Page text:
Next-door neighbor Venice is more of a Wacko Serengeti. On nice days pilgrims pack Ocean Front Walk to partake of some of the world’s worst open-air shopping, heavy on cheapie sunglasses, incense, and toe rings, and street entertainment such as the guitar-playing Sikh on in-line skates, who’ll riff and wail in your face and whip out CDs and T-shirts bearing his likeness. It’s great fun—for about an hour.
Motion of the Ocean
With all this Pacific, you’ve got to get on, in, or under the water. A recent half-day romp in a rented 22-foot sloop ranks among my lifetime best short sails. The stiff northwesterly breeze, a given on most afternoons, has the boat dipping its leeward rail in a six-foot swell from an offshore blow. Sea mist gives a mythic vagueness to the massive mountains to the north, where the boat wants to go on its most perfect northerly tack. But the slow processional of ocean swells, which loom and then lift the boat, is prettier than the mountains.
A few miles shoreward, surfers commune with the same swells. If you’re feeling ambitious, take a shot at the iconic L.A. beach sport. But I’ve always preferred the easier, instant-gratification form of wave riding—namely, bodyboarding—which is particularly prime on the north side of Manhattan Pier (mile 17.5 on the bike trail). From rental outfits in Marina del Rey and Santa Monica, you can also set out in a plastic sit-upon sea kayak—provided you hit the water early, since afternoon waves can top eight feet. Local diehards paddling sleeker craft make the 22-mile crossing to Catalina from Long Beach.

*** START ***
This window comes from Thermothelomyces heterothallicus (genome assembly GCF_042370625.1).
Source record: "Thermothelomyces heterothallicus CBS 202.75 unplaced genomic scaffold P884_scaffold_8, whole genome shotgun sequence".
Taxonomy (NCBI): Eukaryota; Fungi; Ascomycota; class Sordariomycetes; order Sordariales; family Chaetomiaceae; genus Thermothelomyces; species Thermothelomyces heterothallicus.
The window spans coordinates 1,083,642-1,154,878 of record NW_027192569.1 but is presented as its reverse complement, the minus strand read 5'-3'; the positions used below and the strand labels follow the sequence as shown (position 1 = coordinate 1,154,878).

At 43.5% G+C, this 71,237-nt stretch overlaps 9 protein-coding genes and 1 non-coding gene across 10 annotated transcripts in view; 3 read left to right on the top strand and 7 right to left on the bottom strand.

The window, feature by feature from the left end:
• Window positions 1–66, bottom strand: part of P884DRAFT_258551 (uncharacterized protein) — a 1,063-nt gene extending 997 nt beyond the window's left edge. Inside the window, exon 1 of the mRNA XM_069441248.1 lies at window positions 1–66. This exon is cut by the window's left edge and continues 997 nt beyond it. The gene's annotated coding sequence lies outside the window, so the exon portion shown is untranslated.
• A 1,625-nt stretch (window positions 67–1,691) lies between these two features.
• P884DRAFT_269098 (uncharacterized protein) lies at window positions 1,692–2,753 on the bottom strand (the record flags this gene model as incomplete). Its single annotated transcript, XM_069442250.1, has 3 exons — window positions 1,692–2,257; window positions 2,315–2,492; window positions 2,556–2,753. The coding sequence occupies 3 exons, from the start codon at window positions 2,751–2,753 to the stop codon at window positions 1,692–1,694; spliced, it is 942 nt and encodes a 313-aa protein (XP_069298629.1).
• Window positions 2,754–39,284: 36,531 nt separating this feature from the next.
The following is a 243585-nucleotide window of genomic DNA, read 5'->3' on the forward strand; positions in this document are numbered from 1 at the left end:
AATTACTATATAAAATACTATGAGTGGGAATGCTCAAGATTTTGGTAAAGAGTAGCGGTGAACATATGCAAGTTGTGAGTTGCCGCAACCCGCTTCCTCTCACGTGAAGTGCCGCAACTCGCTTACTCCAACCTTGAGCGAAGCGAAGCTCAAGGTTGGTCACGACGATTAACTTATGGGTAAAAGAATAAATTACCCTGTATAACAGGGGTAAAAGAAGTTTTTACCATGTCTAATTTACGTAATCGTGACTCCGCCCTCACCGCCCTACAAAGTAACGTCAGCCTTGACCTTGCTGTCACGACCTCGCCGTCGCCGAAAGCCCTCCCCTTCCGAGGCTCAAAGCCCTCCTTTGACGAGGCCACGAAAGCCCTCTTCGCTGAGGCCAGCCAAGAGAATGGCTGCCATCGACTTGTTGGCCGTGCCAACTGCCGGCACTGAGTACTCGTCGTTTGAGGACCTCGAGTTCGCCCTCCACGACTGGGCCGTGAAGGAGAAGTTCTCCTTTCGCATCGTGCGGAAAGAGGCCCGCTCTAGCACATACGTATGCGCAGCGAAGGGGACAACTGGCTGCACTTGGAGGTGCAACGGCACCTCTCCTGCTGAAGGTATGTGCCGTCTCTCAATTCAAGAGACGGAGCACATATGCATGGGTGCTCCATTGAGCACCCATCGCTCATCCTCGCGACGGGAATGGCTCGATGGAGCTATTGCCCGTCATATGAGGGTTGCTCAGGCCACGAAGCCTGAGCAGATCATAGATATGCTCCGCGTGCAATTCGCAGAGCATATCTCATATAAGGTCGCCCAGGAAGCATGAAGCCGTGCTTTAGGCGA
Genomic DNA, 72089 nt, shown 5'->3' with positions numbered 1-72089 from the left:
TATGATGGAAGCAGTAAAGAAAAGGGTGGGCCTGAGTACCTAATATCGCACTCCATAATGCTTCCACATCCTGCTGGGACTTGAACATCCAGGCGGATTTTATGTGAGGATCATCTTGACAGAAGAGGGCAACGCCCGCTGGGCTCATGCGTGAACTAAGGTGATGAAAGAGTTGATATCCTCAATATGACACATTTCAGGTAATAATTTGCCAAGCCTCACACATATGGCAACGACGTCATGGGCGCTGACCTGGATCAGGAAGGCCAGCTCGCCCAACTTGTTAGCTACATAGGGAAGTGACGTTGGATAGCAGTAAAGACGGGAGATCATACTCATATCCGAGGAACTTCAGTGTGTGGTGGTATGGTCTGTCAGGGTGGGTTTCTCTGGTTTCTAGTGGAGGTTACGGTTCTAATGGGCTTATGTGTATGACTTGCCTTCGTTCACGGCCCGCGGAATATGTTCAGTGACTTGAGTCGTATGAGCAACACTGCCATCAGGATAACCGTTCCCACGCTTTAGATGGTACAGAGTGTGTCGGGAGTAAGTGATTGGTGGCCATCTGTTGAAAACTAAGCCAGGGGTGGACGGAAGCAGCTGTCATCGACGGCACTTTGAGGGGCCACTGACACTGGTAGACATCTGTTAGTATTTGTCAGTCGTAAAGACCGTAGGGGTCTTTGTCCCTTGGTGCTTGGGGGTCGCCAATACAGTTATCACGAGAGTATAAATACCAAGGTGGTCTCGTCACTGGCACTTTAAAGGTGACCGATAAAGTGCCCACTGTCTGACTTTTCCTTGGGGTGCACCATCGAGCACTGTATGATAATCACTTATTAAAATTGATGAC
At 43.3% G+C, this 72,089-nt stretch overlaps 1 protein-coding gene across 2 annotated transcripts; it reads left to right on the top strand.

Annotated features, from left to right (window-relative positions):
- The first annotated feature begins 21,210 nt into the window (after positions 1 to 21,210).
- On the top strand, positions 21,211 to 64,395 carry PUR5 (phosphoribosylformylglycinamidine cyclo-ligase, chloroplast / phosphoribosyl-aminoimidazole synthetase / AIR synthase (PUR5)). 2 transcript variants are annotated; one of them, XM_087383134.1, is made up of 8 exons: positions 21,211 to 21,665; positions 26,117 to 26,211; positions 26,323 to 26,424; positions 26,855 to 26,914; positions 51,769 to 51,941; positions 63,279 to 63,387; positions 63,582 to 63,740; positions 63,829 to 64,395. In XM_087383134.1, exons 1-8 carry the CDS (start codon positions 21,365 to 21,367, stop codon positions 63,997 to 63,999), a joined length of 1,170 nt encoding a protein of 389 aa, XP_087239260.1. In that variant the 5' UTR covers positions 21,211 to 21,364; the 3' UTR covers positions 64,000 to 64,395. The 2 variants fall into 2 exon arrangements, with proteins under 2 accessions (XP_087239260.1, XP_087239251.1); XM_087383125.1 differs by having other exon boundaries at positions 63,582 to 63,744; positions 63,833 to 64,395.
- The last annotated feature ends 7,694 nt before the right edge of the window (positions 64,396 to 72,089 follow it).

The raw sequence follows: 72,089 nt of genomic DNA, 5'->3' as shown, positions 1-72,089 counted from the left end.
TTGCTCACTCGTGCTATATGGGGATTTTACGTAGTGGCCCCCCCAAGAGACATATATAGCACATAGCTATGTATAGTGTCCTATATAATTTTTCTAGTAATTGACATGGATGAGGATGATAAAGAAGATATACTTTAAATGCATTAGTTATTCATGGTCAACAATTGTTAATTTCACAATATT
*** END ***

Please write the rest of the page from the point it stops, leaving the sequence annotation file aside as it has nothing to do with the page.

Snorkeling and shore diving, always cheaper thrills than boat dives, are also dead easy in these parts, particularly off Redondo. Late summer brings peak conditions: The Santa Ana winds push sediment-clouded surface waters out to sea.
Near Redondo Pier, at the steps below Veteran’s Park, divers swim 75 yards to the edge of an underwater canyon with visibility up to 40 feet. The year-round populace of octopuses, halibut, and crustaceans (including some monster 12-pound lobsters) is healthy and abundant. If you visit during November, book a night dive to watch thousands of spawn-ready squid gather near the ocean floor, their finger-shaped egg sacs swaying like a field of pale, membranous flowers. Predators such as blue sharks, bonito, and seals always make a point to swing by, a tradition that seems less cruel once you know that both male and female squid die after their fertilization orgy.
Just south in Palos Verdes, steep approach paths make tank-hauling more onerous, but the shore diving and snorkeling are some of southern California’s best. From Paseo del Mar, walk down to Malaga Cove, where the beach ends and the peninsula’s rocky shallows, reefs, and 100-foot kelp forests begin. When the cove isn’t murked up by runoff or onshore waves, you can meet bat rays, angel sharks buried in sand, surprisingly friendly fluorescent orange garibaldi, and rocks encrusted with bright sponges and sea squirts.
What’s really startling, though, is finding this pulsing, polychrome fauna at the edge of Santa Monica Bay. The bay, in this sense, is coastal L.A. and the entire city in microcosm. It’s closer to nature, more full of life—from anemones to one-man rock bands on skates—and a much better place to hang out and play than its besmirched reputation suggests. If you can’t get past the idea of L.A., just think of this experience as a multisport adventure in a world-class human wildlife park.